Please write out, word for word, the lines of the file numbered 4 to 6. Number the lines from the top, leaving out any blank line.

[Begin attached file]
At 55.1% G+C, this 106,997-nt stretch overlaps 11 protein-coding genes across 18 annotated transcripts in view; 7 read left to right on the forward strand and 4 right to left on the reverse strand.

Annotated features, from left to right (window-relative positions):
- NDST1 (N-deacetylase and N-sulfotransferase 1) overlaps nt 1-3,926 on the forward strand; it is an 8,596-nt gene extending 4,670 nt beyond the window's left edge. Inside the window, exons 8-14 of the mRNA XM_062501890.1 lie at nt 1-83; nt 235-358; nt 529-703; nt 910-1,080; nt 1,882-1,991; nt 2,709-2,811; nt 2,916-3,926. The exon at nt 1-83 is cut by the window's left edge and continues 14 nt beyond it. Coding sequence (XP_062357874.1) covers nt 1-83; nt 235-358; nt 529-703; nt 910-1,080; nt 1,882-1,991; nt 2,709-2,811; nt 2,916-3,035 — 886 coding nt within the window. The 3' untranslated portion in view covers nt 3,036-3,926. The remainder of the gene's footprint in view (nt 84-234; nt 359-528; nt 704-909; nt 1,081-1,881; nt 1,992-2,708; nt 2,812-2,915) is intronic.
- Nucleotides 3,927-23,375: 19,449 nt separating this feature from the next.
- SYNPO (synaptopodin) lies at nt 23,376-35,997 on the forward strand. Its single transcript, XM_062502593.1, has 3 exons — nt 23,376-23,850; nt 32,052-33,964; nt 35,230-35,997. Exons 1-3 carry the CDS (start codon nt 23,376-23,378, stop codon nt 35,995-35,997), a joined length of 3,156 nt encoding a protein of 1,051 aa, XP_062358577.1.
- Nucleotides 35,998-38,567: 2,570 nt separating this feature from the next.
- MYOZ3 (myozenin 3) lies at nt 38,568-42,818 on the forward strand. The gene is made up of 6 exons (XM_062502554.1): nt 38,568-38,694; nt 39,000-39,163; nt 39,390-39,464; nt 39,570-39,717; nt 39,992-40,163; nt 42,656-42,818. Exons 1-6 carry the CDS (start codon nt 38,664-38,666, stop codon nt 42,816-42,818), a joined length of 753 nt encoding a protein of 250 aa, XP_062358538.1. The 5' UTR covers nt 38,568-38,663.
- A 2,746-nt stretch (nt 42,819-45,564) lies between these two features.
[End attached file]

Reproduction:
- Nucleotides 3,927-23,375: 19,449 nt separating this feature from the next.
- SYNPO (synaptopodin) lies at nt 23,376-35,997 on the forward strand. Its single transcript, XM_062502593.1, has 3 exons — nt 23,376-23,850; nt 32,052-33,964; nt 35,230-35,997. Exons 1-3 carry the CDS (start codon nt 23,376-23,378, stop codon nt 35,995-35,997), a joined length of 3,156 nt encoding a protein of 1,051 aa, XP_062358577.1.
- Nucleotides 35,998-38,567: 2,570 nt separating this feature from the next.